Resistors color codes | Resistor colour codes chart | how to read resistors colour codes?



In the world of electronics, Resistors are being highly used in every branch of electricity. It is a very important component of an electronic kit, without it, you can’t even charge your smartphone or any electrical gadgets.

Resistors are being used in an electrical circuit to minimize the flow of electric current to get the desired value of current. Having the property of resisting the flow of electric current. It is also used as a potential dropper in the circuit.

Different types of resistors are available in the market based on their use. It is available in a wide range of resistance values from fractions of an ohm to millions of ohms.

It is okay that the value of resistance ranges from fractions of an ohm to the millions of ohms but it is not okay that we have Resistors for every possible value of resistance such as 1Ω, 2Ω, 3Ω … nΩ. If we have Resistors for every possible value of resistance then the numbers of such Resistors would be infinite. So it is not possible to manufacture such large numbers of resistors.

So resistors are manufactured in what they are called “preferred value” in which their resistance value are printed on their body in colored ink. If the body of the resistors is big enough to read the print, like large power resistors. Then the resistance value, tolerance, and wattage rating are generally printed on the body of the resistor in the form of letters and numbers.

But all the resistors are not big enough like large power resistors so in this case, when the resistor is small such as a 1/4 watt carbon or film type, then their specifications are shown in another manner because if we print the specifications on their body then it would be too small to read.

So to get rid of this problem, small resistors contain colored painted bands to indicate their resistive and their tolerance value, and the physical size of the resistor indicates its wattage rating. These colored painted bands produce a system of identification generally known as a Resistors Colour Code.

So to identify the value of resistance and tolerance, an international and universally accepted resistor color code scheme was developed many years ago. This scheme provides a simple and fast way of identifying a resistor’s ohmic value no matter what is the size or external condition of the resistor. In this scheme, a set of individual colored rings or bands in spectral order have printed on the body of the resistor representing each colored ring or band a particular digit.

If we want to read the resistor color code markings then we have to take one band at a time and start reading it from left to the right. In the color code scheme, the larger width band is the tolerance band which is oriented to the right side of the resistors.


Here, you can see the resistor color code chart of different band resistors. every colored ring is associated with a particular digit as you can see below.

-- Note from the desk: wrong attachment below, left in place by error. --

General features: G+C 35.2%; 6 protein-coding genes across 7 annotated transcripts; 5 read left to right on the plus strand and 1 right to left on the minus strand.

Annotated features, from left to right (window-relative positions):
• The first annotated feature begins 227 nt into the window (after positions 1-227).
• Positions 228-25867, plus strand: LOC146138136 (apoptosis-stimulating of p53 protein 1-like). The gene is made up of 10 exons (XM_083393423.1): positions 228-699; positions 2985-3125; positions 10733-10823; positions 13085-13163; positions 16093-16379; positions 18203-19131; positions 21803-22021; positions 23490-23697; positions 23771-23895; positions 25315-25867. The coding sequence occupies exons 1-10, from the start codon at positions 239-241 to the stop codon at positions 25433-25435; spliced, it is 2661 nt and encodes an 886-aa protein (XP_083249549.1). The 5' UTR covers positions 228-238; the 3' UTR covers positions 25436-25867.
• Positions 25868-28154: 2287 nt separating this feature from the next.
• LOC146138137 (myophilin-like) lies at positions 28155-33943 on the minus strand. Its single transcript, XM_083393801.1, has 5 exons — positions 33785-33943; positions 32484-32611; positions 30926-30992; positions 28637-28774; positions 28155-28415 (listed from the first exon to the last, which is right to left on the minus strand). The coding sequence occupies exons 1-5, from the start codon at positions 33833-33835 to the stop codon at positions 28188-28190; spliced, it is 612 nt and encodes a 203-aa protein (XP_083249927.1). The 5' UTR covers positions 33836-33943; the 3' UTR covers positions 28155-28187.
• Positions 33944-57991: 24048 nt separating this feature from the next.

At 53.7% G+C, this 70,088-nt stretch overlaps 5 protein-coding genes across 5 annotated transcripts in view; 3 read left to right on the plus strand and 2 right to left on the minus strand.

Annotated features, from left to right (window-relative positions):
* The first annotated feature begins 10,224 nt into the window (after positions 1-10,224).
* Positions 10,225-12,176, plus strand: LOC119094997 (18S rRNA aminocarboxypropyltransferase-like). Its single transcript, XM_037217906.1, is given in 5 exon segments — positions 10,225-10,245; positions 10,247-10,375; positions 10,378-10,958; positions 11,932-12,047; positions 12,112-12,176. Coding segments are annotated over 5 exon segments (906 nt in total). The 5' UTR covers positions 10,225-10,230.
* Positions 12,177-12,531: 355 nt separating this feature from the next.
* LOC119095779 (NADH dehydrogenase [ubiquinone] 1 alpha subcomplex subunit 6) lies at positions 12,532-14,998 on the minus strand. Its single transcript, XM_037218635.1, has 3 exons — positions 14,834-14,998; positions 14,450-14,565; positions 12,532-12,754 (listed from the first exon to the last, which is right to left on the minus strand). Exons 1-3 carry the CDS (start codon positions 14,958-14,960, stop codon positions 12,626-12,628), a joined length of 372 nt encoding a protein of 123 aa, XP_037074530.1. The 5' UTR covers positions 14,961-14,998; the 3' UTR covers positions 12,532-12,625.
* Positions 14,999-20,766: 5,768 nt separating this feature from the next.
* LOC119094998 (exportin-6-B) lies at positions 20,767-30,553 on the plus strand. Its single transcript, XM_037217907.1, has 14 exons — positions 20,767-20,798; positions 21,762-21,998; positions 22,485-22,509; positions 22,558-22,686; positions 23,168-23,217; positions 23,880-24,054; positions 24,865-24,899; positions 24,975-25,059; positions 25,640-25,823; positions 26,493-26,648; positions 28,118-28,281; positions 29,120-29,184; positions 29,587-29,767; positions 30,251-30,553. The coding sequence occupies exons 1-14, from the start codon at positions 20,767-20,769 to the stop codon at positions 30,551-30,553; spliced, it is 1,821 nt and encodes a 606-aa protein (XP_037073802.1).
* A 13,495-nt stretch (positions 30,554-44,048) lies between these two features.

resistor colour code chart
resistor color code chart, source: electronics-tutorials


BLACK 0 100  
BROWN 1 101 ± 1%
RED 2 102 ± 2%
ORANGE 3 103  
YELLOW  4 104  
GREEN 5 105 ± 0.5%
BLUE 6 106 ± 0.25%
VIOLET 7 107 ± 0.1%
GREY  8 108 ± 0.05%
WHITE 9 109  
GOLD     ± 5%
SILVER      ± 10%
NONE     ± 20%


No. of
Colored Bands
3 Coloured Bands4 Coloured Bands5 Coloured Bands6 Coloured Bands
1st Band1st Digit1st Digit1st Digit1st Digit
2nd Band2nd Digit2nd Digit2nd Digit2nd Digit
3rd BandMultiplierMultiplier3rd Digit3rd Digit
4th Band –ToleranceMultiplierMultiplier
5th Band – –ToleranceTolerance
6th Band – – –Temperature


So in this section, we will see that how can we read a resistor color code for different bands. But going further, please read the following important tips, regarding reading color codes.

  • Color codes are printed on the resistors such that color rings which give the significant digits and multiplier value are closer to each other and the first band is always nearer to the lead and the tolerance color rings such as gold and silver are present at the end of the right side.
  • There is always a gap between main color rings and tolerance color rings.
  • This gap gives the direction of reading color codes from left to right, main color rings are present at the left side of the resistor, and the tolerance rings are almost the right sides of the resistor. So always start reading codes from left to right sides.
  • Always check the manufacturer’s documentation to be sure about the used color codes system. otherwise, for the best practice check the value of the resistor using a multimeter.


3 band resistor color codes
three-band resistor color codes

In the three-band resistor color code, the first two rings are resistance values and the third ring is the multiplier. In the above resistor, you can clearly see that there is no tolerance ring. In any resistor, if there is no tolerance ring then it means it has a tolerance value of ± 20%.

so let’s find out that what is the value of its resistance?

you can see that the first band is yellow and the second band red, check out the resistance color code table and find what value is assigned for yellow and red, yellow has digit 4, and red has digit 2 and we know that the third ring for multiplier so, black has the multiplier 10. Now, we have got all the value which is essential to giving the value resistance. The value of the resistance is 23 × 100 Ω, which is equal to 23Ω having a tolerance value of ± 20%.


four band resistor color codes
four-band resistor color code